fbpx

SUMMER

Director: KENNETH GLENAAN

U.K. • 2008 • COLOUR • ANAMORPHIC • DOLBY DIGITAL STEREO • 82 MIN


THE STORY OF A FRIENDSHIP BETWEEN TWO MEN IN AN ECONOMICALLY DEPRESSED CORNER OF THE EAST MIDLANDS, DIRECTOR KENNETH GLENAAN’S SUMMER TOUCHES ON TERRAIN RECENTLY AND PROFITABLY EXPLORED BY FELLOW BRIT SHANE MEADOWS BUT IS MUCH MORE FORMALLY AMBITIOUS IN THE WAY IT SWITCHES BETWEEN THREE SEPARATE TIME FRAMES.

A tough yet sympathetic portrait of a life gone helplessly awry, Summer should establish Glenann as a major British director and has the added bonus of featuring a terrific central performance by the estimable Robert Carlyle. He plays Shaun, who spends the bulk of his time caring for his wheelchair-bound best friend Daz (Steve Evets). What brought them to this? As Shaun assesses his lot, we piece together a story of misfortune piled upon misfortune — of early frustrations calcified by indifference within the education system, and a resulting stigma that often proves impossible to erase.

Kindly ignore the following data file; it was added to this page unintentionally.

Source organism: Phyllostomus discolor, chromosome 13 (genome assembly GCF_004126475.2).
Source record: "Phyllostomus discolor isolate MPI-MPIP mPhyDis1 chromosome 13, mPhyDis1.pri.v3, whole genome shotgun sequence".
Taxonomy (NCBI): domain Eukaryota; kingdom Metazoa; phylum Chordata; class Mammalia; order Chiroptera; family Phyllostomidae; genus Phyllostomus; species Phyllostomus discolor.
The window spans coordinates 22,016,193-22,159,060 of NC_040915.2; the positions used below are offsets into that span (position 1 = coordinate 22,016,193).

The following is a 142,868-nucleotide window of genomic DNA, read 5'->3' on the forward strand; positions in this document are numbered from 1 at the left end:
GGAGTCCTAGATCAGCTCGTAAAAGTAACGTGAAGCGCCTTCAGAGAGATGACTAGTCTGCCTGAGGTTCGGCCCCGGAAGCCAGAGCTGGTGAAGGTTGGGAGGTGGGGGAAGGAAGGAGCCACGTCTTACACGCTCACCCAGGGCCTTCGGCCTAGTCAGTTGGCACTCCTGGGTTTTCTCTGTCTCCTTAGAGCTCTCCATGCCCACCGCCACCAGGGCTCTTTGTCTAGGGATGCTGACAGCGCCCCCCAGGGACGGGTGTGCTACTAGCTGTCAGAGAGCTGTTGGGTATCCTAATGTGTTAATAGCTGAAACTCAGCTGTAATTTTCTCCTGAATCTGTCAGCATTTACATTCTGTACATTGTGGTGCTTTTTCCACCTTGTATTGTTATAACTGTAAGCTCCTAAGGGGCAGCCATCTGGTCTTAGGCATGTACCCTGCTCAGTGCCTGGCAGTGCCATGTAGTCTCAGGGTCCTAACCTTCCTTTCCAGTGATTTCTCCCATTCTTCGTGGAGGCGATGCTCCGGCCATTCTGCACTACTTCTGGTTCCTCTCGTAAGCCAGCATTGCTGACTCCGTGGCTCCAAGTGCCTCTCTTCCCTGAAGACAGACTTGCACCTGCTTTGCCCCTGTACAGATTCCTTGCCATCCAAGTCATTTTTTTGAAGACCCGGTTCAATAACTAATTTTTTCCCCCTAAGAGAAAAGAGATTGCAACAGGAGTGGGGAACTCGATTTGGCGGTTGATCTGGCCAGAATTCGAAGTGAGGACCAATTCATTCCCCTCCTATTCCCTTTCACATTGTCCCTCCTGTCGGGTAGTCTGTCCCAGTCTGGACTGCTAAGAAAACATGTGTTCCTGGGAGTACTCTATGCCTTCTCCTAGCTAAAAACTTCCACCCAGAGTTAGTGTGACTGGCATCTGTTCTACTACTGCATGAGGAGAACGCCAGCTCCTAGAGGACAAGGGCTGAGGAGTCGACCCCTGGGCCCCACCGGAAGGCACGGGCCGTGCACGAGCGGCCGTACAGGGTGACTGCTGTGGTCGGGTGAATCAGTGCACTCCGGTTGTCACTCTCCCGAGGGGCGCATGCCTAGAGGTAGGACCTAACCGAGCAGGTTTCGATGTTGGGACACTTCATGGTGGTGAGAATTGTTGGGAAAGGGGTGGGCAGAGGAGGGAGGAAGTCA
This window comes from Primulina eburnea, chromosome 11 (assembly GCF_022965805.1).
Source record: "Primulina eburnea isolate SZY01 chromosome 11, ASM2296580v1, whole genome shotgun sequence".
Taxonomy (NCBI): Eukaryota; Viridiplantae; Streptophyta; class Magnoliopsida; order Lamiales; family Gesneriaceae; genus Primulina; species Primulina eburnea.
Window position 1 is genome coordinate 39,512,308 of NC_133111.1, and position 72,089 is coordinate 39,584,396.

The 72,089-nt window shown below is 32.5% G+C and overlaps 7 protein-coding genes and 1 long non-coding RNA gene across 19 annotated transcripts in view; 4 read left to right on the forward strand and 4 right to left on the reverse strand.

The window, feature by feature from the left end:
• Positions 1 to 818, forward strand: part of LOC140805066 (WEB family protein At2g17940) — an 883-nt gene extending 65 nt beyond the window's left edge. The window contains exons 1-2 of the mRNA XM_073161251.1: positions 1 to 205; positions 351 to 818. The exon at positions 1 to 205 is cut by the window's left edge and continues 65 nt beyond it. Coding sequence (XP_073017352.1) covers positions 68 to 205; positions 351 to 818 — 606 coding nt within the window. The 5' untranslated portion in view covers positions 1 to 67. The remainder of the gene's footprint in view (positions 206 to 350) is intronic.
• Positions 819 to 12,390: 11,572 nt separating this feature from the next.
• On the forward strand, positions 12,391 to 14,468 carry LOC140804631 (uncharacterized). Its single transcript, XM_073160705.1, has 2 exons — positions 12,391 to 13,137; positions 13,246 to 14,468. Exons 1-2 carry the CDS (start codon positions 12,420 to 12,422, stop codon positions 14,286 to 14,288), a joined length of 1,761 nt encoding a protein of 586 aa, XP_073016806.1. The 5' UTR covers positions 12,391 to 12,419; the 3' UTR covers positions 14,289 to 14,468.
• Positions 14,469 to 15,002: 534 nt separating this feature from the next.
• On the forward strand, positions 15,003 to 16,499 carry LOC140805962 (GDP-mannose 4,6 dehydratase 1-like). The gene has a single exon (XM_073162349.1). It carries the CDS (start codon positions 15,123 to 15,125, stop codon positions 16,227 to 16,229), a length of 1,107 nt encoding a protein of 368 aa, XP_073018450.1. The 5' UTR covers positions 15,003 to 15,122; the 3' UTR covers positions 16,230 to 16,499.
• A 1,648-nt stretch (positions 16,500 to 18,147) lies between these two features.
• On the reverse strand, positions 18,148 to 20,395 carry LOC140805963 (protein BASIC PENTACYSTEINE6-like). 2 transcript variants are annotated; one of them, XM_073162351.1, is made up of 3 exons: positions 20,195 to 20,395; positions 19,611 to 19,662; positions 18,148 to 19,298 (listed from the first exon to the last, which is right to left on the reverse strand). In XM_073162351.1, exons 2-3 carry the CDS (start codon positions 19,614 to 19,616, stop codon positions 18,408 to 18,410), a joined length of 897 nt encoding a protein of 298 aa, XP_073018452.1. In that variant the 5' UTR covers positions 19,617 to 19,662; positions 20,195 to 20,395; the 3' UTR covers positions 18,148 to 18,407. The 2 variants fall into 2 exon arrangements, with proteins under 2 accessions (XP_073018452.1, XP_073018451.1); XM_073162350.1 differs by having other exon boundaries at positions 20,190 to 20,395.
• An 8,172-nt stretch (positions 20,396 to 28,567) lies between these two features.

Like Glenaan’s previous features, Gas Attack and Yasmin, Summer makes some forceful social points, but its strength is primarily in its emotional honesty rather than its political stance. Glenaan and Carlyle are adept at bringing humour and warmth to the bleakest of settings. Also a powerful presence in the film is the seductive realm of memory: an extensive series of flashbacks reveals that Shaun has never found another woman to compare to his classy first love, Katy (Rachel Blake). Constantly measuring his current lot against that brief spell of bliss (beautifully conjured in Tony Slater-Ling’s evocative widescreen cinematography), Shaun is a man who has become stuck — bitter about life’s blows and sexually jealous of his own sixteen-year-old self.

Irish Shorts@IFI: This screening includes Colour Contamination, an IFB funded animated tale of a clean-cut businessman who is adverse to all things colourful. Directed by Louise Bagnall. (Ireland, 2009, Colour, 3 min)

Book Tickets

}